The Global Reality 24/7 Stream
JERUSALEM (AP) — Israel’s state archives has published a 50-year-old letter from the Mossad spy agency claiming it unknowingly offered paramilitary training to a young Nelson Mandela, along with documents illustrating the Jewish state’s sympathy for the anti-apartheid struggle in the 1960s.
The release of the documents on the archives’ website in the wake of Mandela’s death appear to be aimed at blunting criticism of the close alliance Israel later developed with South Africa’s apartheid rulers.
Israeli relations with post-apartheid South Africa remain cool. The South African government is a fervent supporter of the Palestinian cause, and the Palestinians frequently compare their campaign for independence to the black struggle that ended apartheid.
Early this month, Prime Minister Benjamin Netanyahu was conspicuously absent from the dozens of world leaders, including President Barack Obama, who attended Mandela’s funeral. In a decision that was widely criticized, the globe-trotting Netanyahu cited the high cost of chartering a plane and bringing a large security detail.
The newly published Israeli documents from the 1960s, released days after Mandela’s death on Dec. 5, highlight Israeli officials’ voices against apartheid and their attempts to rally international pressure on the South African government to stop the 1964 Rivonia Trial, in which Mandela would be sentenced to life in prison.
Peru’s Ministry of Culture looks like a cross between a Soviet-era high-rise and an Incan fortress. And, in a tiny office on an upper floor, historian Blanca Alva is rushing through a pile of work.
Alva is in her 50s, and typically wears colorful knit cardigans. She has been deaf since childhood, and communicates by speaking and reading lips. Alva is the key person in charge of defending Peru’s “cultural patrimony,” and it’s a pretty crazy job.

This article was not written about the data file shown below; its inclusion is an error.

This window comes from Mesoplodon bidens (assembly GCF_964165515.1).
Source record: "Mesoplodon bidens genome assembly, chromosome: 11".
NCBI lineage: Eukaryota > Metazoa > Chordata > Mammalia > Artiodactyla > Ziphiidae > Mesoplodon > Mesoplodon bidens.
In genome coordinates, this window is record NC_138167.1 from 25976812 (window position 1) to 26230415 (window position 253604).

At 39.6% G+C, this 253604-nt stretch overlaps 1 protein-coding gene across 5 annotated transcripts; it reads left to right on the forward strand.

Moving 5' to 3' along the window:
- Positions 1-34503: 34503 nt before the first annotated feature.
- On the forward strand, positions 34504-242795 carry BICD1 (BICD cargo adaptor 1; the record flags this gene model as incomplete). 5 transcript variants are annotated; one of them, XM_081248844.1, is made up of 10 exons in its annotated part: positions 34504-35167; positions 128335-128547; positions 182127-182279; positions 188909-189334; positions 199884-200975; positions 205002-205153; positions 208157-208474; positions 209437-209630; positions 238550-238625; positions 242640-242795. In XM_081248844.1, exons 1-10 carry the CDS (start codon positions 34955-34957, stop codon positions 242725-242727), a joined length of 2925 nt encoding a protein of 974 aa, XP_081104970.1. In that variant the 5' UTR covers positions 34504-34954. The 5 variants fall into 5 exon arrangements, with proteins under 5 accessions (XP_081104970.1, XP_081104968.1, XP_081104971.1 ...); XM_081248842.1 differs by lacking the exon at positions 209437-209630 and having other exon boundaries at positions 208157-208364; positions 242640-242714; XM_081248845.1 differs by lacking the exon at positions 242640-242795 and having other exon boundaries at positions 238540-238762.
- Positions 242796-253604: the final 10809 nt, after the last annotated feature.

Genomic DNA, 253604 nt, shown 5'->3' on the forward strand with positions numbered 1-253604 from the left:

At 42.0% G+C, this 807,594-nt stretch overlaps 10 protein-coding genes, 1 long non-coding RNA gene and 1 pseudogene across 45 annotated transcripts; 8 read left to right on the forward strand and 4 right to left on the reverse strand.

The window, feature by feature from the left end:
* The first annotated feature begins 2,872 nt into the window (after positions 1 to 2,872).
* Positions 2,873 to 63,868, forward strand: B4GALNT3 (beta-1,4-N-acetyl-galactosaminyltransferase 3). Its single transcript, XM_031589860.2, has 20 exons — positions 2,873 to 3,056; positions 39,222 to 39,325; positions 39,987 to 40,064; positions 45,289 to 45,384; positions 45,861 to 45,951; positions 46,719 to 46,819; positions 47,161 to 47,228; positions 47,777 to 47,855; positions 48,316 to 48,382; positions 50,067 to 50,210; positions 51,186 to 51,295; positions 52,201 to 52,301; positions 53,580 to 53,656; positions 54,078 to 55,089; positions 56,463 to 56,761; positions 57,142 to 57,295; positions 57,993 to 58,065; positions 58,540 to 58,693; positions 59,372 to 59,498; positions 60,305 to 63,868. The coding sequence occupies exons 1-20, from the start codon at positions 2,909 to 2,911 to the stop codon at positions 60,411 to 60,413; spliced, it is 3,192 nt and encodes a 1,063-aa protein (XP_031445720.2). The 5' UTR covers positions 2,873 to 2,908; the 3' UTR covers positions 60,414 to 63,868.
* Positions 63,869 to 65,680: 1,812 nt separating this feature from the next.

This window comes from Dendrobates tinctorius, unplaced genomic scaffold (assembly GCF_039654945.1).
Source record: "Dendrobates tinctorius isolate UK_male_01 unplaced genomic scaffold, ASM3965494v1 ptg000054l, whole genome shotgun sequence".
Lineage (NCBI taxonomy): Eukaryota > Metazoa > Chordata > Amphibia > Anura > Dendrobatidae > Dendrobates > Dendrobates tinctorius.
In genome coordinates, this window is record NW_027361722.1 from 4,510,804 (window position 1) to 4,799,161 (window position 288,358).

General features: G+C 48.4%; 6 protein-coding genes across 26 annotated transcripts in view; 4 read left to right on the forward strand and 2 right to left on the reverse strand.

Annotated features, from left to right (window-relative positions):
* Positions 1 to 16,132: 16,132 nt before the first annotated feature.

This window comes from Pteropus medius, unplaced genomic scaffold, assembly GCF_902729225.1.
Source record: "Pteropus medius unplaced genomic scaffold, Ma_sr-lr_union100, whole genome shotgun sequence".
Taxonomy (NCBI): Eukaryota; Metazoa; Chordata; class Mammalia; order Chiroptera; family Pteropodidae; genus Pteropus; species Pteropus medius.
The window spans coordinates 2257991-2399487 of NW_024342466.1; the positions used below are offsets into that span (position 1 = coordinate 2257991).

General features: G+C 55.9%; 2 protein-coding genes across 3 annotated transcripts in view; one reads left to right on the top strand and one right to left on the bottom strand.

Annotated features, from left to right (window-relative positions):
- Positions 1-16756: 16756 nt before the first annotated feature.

Peru’s economy is exploding, and so is the real estate market here. In the capital, Lima, housing has gotten so tight that it’s spilled over into some of the country’s archaeological sites. Those sites are supposed to be protected, but land traffickers have been selling fake titles, leading people to build homes and even entire neighborhoods on top of important ruins.
Blanca Alva tells a story of how, a few years ago, she had to spend the holidays keeping thousands of people from moving into an archaeological site.
National Geographic may be facing an unexpected challenge to its reputation as one of the world’s most respected educational and scientific institutions amid reports that it is under investigation in the United States over its ties to a former Egyptian official who for years held the keys to his country’s many popular antiquities.
At issue is whether the Washington-based organisation, which in recent years has rapidly extended its public reach beyond its well-known glossy magazine to a cable television channel and other enterprises, violated strict US laws on payments to officials of foreign governments in contracts starting in 2001 with Dr Zahi Hawass, who, until the overthrow of President Hosni Mubarak, was the government’s sole gatekeeper to all things ancient Egypt.
For a decade, Dr Hawass seemingly played a critical role in giving National Geographic constant access to the antiquities, including the pyramids and Tutankhamun treasures which because of their popularity with the public became a lynchpin of its expansion. Fees for those services, which according to the Vocativ news web site ranged from $80,000 (£50,000) to $200,000 a year, could be interpreted under US law as illegal bribes.
The Justice Department declined to confirm the investigation. “As a matter of long-standing policy, we generally do not confirm nor deny whether a matter is under investigation,” Peter Carr, a spokesman with the Justice Department Criminal Division, told The Independent.
The Pyramids of Zuleta are one of the hidden treasures of the Andes. Built around 1,000 years ago, by the native Caranqui people, these earthen mounds and platform pyramids dominate the landscape near Hacienda Zuleta in the mountains of northern Ecuador and 110 kilometres north of Quito.